The Office of Digital Humanities in the US, along with the United Kingdom’s Joint Information Systems Committee and funding agencies in Canada and the Netherlands feel the same way, and established an annual ‘Digging into Data’ event to help surface and resolve the issues involved in this shift. The Digging into Data challenge invites teams to choose a large dataset and engage in humanistic research on it, reporting back on their problems and successes. It’s one important way the humanities community can assess what kind of impact this shift towards programmatic analysis is going to have.

In June of last year a report was published detailing preliminary findings based on early Digging into Data projects. Two findings that struck me relate to the data-centric nature of Humanities eResearch: aside from noting the massive opportunities opened up by eResearch, the report authors noted that

The Digging into Data Challenge presents us with a new paradigm: a digital ecology of data, algorithms, metadata, analytical and visualization virtualmachines, and new forms of scholarly expression that result from this research.

They also noted that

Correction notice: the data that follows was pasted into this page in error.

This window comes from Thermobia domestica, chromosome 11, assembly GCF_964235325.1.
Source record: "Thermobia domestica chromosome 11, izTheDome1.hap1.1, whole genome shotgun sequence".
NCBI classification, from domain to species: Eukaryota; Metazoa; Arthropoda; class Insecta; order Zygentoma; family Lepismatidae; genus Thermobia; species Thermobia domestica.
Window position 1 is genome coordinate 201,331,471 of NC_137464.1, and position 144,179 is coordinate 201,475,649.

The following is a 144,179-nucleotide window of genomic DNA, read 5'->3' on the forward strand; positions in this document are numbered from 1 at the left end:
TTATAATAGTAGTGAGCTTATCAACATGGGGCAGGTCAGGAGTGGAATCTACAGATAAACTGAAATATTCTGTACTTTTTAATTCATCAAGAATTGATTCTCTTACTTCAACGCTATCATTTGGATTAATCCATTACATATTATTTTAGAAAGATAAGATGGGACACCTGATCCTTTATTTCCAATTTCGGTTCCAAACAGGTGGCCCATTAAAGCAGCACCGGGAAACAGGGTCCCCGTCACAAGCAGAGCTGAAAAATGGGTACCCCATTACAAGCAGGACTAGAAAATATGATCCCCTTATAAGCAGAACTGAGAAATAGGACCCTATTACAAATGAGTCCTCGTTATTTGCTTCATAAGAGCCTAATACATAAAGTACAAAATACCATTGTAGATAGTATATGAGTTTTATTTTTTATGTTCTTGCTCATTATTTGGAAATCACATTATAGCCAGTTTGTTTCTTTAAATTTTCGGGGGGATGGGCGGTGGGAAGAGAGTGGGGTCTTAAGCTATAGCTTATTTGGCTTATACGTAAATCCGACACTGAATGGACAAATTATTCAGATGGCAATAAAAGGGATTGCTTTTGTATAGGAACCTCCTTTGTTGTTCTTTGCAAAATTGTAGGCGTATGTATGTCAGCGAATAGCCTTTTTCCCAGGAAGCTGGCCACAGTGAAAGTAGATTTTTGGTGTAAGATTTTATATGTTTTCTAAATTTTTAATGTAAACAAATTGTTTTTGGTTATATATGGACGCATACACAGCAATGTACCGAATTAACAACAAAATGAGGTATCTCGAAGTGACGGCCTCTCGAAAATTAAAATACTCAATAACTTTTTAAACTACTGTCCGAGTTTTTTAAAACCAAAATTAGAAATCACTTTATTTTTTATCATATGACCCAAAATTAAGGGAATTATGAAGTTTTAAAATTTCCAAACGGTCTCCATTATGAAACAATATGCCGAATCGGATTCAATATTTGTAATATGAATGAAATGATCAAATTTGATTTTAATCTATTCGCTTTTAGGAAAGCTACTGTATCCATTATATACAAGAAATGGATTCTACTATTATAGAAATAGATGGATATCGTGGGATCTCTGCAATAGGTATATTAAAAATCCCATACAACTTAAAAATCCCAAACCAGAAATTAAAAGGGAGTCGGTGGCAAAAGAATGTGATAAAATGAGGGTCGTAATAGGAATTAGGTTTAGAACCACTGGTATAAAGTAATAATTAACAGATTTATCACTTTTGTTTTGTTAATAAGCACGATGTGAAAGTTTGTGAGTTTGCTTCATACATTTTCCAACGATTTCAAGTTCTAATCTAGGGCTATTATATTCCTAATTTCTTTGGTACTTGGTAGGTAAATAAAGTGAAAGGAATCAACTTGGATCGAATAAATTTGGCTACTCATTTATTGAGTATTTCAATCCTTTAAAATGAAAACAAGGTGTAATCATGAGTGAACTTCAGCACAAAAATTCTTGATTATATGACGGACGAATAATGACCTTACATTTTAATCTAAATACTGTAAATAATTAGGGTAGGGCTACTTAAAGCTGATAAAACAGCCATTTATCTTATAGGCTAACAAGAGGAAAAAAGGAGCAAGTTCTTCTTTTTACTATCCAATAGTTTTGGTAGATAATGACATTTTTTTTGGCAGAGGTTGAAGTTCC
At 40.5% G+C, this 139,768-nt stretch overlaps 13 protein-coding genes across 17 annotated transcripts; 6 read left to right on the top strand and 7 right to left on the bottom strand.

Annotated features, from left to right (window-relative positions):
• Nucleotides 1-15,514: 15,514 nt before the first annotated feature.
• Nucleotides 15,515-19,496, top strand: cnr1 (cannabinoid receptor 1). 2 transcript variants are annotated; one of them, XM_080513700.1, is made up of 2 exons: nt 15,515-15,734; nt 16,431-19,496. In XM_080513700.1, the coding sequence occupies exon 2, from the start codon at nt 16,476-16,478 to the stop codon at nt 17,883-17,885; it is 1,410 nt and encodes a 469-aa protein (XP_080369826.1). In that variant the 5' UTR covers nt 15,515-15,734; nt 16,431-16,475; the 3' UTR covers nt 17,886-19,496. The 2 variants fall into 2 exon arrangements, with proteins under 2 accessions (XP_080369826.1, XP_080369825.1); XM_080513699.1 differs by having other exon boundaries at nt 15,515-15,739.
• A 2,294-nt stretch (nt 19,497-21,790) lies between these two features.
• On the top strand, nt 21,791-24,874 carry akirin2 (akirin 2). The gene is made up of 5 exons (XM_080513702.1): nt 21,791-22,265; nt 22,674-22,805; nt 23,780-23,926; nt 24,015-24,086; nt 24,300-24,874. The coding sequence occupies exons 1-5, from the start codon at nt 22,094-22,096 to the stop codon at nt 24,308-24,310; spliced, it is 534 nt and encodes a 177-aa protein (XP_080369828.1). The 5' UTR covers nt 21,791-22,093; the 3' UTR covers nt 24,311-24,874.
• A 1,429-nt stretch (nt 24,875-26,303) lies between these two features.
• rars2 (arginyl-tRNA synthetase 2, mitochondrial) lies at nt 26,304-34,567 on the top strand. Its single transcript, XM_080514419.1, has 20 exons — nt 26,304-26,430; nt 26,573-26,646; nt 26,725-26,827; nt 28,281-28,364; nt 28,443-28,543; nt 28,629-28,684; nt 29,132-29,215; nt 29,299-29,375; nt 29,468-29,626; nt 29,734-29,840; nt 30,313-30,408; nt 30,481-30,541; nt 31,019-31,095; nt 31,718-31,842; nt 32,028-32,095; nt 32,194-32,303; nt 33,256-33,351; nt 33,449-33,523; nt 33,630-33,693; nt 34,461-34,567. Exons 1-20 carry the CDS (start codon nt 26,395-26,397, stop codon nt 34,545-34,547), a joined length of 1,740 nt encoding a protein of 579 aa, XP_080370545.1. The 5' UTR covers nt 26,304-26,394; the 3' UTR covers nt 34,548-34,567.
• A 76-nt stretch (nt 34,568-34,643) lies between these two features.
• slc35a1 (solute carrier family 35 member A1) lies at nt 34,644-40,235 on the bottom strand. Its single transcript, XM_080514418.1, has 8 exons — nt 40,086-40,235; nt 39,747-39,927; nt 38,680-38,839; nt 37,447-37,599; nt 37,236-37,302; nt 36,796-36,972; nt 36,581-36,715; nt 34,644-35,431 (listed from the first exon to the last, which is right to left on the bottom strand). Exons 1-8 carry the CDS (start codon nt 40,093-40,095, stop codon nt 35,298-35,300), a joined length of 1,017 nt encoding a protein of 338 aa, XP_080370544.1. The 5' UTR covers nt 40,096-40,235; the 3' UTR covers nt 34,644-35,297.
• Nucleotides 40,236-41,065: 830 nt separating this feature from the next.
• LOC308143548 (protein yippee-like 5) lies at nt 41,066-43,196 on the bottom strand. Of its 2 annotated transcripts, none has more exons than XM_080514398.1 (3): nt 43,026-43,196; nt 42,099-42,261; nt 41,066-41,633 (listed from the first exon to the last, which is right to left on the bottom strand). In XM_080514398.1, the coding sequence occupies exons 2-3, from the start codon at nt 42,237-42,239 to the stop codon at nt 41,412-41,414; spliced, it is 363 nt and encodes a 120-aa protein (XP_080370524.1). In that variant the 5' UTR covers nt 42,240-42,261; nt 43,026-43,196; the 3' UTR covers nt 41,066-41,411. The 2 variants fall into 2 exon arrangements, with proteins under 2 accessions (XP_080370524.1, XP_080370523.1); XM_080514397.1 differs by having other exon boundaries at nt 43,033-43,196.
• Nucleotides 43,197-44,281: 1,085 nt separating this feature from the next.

It is the combination of algorithmic analysis and human curation of data that helps humanists…

Humanities eResearch occupies a fuzzy place in in the broader eResearch landscape. It is both programmatic and subjective; it involves some researchers with solid programming skills and others who are more comfortable working with word clouds; and most importantly, the data is messy. It isn’t only Google Books OCR that’s the problem – most humanities datasets would make a scientist give up after a first look: nineteenth century ships logs, medical records from early twentieth century leper colonies, you name it, it’ll be hard to read, incomplete and possibly inaccurate. We have traditional methods for dealing with issues like that, but the problems are multiplied exponentially when we port the sources into data formats. Curation, services and virtualmachines help a lot, but we also need time to identify and work through the issues, and develop appropriate training schemes for academic staff and their graduate students. So where are we at in New Zealand?